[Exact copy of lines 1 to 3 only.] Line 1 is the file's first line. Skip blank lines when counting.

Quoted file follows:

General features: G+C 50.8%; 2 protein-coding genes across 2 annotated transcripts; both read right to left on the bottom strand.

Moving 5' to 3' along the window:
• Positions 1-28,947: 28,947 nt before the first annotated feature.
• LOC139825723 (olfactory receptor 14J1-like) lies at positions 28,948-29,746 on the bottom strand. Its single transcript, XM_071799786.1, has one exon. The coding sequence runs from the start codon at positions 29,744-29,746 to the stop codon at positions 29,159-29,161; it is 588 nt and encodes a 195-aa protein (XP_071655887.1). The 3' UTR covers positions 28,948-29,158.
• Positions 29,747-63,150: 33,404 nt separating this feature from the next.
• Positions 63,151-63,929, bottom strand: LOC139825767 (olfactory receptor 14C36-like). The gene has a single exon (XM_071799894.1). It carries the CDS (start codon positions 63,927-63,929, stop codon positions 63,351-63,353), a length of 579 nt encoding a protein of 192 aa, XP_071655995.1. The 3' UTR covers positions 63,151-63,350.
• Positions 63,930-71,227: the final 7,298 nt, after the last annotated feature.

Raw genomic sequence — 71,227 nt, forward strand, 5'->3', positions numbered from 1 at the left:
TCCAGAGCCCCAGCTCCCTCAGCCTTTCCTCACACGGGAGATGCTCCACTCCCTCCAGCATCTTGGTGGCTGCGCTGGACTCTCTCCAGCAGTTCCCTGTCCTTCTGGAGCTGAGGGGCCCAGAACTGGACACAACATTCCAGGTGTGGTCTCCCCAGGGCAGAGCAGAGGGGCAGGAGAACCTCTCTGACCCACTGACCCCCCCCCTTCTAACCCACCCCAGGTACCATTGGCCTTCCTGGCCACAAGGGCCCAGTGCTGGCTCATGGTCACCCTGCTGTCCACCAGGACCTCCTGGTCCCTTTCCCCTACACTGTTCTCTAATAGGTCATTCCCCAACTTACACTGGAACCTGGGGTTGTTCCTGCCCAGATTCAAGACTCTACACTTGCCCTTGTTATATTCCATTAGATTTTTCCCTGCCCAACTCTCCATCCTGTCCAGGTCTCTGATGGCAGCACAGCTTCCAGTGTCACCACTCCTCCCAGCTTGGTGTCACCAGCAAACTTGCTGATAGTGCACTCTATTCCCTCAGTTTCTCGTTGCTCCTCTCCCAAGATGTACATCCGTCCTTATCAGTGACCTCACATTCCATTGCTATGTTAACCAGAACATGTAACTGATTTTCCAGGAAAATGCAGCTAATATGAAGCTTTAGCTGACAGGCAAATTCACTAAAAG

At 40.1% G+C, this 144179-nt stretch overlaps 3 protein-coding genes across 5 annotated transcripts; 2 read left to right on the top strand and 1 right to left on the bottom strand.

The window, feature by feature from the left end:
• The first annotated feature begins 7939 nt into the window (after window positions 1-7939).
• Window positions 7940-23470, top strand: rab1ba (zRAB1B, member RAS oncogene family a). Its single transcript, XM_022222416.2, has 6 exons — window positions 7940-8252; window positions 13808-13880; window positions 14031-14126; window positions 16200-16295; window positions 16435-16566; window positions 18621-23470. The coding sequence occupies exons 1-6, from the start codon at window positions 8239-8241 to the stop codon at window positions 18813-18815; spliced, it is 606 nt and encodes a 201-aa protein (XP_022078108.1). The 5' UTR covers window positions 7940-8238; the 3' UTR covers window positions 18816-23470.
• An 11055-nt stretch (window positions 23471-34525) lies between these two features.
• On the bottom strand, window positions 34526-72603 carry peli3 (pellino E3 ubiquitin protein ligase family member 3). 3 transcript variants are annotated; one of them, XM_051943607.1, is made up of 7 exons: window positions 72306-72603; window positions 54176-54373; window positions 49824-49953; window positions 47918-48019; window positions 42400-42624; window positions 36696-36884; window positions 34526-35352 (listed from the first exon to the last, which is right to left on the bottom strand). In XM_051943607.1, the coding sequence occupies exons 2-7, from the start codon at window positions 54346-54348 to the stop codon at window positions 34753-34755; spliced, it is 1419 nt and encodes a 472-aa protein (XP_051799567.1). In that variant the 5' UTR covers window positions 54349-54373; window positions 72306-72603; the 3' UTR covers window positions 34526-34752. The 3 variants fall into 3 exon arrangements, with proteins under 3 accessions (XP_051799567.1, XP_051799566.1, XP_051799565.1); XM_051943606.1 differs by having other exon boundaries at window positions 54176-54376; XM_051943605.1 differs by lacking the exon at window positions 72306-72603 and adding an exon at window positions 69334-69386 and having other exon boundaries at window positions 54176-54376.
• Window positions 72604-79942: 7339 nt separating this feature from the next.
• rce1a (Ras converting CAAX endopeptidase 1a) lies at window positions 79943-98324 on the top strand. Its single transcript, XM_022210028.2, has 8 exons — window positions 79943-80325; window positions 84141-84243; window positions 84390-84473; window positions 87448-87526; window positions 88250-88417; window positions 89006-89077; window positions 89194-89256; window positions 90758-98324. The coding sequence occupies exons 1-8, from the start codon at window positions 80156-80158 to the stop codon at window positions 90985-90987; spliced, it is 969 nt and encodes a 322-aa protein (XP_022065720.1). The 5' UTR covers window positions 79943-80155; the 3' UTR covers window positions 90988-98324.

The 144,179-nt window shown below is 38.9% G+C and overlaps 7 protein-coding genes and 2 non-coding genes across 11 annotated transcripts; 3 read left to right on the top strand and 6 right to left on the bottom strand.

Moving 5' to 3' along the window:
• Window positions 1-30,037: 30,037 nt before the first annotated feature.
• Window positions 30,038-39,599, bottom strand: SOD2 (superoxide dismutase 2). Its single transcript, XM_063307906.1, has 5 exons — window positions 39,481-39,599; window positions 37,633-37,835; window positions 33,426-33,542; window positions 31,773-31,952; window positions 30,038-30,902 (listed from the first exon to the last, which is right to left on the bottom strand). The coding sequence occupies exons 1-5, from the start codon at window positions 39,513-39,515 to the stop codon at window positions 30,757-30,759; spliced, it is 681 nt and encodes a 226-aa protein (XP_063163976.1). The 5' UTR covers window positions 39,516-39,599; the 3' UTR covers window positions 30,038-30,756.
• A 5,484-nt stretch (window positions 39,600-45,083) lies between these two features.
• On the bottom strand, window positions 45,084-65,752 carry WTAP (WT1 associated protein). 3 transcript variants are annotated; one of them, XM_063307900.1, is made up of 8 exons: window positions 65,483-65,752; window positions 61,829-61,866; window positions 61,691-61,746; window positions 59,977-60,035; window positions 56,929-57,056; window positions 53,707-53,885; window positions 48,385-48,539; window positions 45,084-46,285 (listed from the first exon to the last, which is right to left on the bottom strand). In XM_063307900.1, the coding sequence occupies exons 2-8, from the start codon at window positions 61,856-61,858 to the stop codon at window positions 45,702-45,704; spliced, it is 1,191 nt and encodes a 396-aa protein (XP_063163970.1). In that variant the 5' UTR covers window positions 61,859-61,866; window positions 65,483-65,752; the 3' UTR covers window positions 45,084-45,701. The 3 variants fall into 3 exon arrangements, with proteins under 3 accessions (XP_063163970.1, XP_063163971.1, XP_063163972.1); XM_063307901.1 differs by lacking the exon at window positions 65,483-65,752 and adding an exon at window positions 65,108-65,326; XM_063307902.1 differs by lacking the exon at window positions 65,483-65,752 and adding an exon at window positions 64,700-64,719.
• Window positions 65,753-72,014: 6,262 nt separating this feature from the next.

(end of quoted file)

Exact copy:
General features: G+C 50.8%; 2 protein-coding genes across 2 annotated transcripts; both read right to left on the bottom strand.

Moving 5' to 3' along the window:
• Positions 1-28,947: 28,947 nt before the first annotated feature.